Juvenile splitnose rockfish siblings do not just go with the flow

by    DiveSSI    23rd November 2016
Juvenile splitnose rockfish (c) Daniel Ottmann
Adult splitnose rockfish (c) NOAA

Research at Oregon State University shows that a splitnose rockfish’s (Sebastes diploproa) offspring stick together in groups from the time they are released into the open ocean until the time they move to shallower water.

The study sheds light on how rockfish disperse through the ocean and take up residence in nearshore habitats. Previously, it was believed their larvae dispersed to wherever currents carried them.

When you manage populations, it’s really important to understand where the young are going to and where the young are coming from – how populations are connected and replenished,” said Su Sponaugle, a professor of integrative biology based at OSU’s Hatfield Marine Science Center.

The discovery of this behaviour among the larvae came to light after nearly 500 newly settled rockfish in a shallow nearshore habitat off the central Oregon coast were collected and genetically analysed. The results showed that 11.6 percent had at least one sibling in the group.

"That's much higher than we would have expected if they were randomly dispersing," Sponaugle said.

A female can release thousands of able-to-swim larvae at a time. Dwelling close to the seafloor in the benthic zone, the rockfish makes up a diverse genus with many species. The adults live in deep water – usually 100 to 350 meters – but juveniles often settle in nearshore habitats less than 20 metres deep after spending up to a year in the open sea.

Taking into account dynamic influences like the California Current, siblings living to the same area suggested that they stayed close together as larvae, and did not diffuse randomly and then reconnect as recruits.

This totally changes the way we understand dispersal,” said lead author Daniel Ottmann, a graduate student in integrative biology at the Hatfield Marine Science Center. “We’d thought larvae were just released and then largely diffused by currents, but now we know behaviour can substantially modify that.

The species range from Alaska to Baja California. Pelagic juveniles (juveniles in the open sea) often aggregate to drifting mats of kelp, and the large amount of time larvae and juveniles spend at open sea is thought to enable them to disperse great distances from their parental source.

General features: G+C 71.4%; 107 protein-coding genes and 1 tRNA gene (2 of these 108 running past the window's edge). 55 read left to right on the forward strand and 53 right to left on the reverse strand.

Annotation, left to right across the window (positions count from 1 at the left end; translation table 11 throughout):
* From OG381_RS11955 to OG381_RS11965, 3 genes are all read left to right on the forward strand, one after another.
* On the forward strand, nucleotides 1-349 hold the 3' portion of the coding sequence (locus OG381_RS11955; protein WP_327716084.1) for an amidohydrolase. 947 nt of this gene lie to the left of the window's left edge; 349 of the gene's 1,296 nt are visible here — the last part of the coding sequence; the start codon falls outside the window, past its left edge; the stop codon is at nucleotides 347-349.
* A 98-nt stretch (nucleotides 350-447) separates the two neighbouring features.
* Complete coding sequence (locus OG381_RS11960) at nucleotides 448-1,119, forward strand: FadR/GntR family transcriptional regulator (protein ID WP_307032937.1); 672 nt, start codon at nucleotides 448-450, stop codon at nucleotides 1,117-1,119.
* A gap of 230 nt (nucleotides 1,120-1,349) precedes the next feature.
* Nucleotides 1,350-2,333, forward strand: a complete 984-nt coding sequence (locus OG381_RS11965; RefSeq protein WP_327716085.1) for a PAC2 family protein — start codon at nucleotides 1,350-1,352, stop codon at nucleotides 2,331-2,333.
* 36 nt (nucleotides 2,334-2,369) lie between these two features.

This research gives us a window into a stage of the fishes’ life we know so little about,” added Kirsten Grorud-Colvert, an assistant professor of integrative biology at OSU’s Corvallis campus. “We can't track the larvae out there in the ocean; we can’t look at their behaviour early and see where they go. But this genetic technique allows us to look at how they disperse, and it changes the conversation. Now that we know that siblings are ending up in the same places, we can consider how to more effectively manage and protect these species.

Because larval aggregation shapes the dispersal process more than previously thought, Ottmann said, it highlights the need to better understand what happens in the pelagic ocean to affect the growth, survival and dispersal of the larvae. “Successful recruitment is critical for the population dynamics of most marine species,” he said. “Our findings have far-reaching implications for our understanding of how populations are connected by dispersing larvae.

Besides the scientific aspect of the discovery, there is also the “gee whiz” factor, as Grorud-Colvert describes it: “These tiny little fish, a few days old, out there in the humongous ocean, instead of just going wherever are able to swim and stay close together on their epic journey. These tiny, tiny things, sticking together in the open ocean – it's cool.

fish, ocean, research,
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23rd November 2016
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